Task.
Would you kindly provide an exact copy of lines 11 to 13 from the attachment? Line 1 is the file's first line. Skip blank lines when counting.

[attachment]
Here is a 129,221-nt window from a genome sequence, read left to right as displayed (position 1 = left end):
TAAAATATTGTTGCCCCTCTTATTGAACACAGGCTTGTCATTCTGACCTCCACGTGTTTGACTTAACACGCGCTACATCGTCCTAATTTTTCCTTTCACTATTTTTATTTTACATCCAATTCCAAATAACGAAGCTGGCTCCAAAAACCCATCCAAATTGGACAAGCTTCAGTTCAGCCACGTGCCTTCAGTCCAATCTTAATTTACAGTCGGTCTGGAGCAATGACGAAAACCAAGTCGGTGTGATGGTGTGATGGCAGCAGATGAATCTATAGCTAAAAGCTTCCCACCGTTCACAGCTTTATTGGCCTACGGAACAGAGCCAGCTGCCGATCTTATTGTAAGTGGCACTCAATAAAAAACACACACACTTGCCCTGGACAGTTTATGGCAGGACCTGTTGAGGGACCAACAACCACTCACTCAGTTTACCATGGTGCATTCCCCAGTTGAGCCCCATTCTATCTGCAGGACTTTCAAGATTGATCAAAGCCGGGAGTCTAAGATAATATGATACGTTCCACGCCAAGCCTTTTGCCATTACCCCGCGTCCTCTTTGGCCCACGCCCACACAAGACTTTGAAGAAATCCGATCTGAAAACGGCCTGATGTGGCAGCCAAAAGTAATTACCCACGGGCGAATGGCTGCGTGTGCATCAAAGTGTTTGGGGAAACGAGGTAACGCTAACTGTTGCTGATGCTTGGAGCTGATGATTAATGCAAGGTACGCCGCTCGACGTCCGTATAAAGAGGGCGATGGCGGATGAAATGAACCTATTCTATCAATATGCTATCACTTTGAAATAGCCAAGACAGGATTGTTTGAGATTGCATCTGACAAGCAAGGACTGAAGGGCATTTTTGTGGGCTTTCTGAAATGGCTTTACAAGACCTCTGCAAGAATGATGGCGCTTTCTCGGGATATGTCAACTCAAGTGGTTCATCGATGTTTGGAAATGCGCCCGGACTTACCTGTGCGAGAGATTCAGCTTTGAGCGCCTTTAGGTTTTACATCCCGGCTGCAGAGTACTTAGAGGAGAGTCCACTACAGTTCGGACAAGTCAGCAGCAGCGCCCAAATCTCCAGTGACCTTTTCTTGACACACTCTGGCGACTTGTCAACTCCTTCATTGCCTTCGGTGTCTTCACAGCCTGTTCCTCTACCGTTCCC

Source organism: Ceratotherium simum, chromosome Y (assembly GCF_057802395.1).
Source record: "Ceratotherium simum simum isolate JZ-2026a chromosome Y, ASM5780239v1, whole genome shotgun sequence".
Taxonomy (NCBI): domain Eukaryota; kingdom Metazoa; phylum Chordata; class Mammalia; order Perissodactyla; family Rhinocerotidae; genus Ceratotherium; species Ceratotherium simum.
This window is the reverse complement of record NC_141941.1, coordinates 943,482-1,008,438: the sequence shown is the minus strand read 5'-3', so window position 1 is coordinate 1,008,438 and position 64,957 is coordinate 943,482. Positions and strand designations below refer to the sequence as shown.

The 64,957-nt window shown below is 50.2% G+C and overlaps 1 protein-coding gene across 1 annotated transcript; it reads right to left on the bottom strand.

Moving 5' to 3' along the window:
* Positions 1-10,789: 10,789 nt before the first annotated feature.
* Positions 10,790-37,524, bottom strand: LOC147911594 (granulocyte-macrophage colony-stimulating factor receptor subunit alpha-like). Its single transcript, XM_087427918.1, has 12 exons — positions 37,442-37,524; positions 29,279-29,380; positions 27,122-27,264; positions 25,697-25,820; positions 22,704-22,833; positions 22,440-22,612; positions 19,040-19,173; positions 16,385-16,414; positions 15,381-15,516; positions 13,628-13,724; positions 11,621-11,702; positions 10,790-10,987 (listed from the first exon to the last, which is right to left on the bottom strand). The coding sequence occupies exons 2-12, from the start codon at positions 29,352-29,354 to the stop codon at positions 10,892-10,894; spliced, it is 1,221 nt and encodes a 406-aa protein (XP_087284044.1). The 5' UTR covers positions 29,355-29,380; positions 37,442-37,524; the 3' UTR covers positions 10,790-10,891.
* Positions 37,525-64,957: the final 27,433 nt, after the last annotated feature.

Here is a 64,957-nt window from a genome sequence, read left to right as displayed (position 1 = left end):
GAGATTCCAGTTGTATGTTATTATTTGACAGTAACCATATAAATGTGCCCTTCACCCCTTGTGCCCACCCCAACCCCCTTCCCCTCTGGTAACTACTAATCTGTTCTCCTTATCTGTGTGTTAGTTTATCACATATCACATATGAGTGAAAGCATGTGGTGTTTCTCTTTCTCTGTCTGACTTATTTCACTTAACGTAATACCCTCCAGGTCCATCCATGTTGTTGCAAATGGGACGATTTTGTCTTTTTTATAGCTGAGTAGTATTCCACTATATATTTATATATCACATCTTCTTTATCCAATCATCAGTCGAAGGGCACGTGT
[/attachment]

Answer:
* Positions 37,525-64,957: the final 27,433 nt, after the last annotated feature.

Here is a 64,957-nt window from a genome sequence, read left to right as displayed (position 1 = left end):
GAGATTCCAGTTGTATGTTATTATTTGACAGTAACCATATAAATGTGCCCTTCACCCCTTGTGCCCACCCCAACCCCCTTCCCCTCTGGTAACTACTAATCTGTTCTCCTTATCTGTGTGTTAGTTTATCACATATCACATATGAGTGAAAGCATGTGGTGTTTCTCTTTCTCTGTCTGACTTATTTCACTTAACGTAATACCCTCCAGGTCCATCCATGTTGTTGCAAATGGGACGATTTTGTCTTTTTTATAGCTGAGTAGTATTCCACTATATATTTATATATCACATCTTCTTTATCCAATCATCAGTCGAAGGGCACGTGT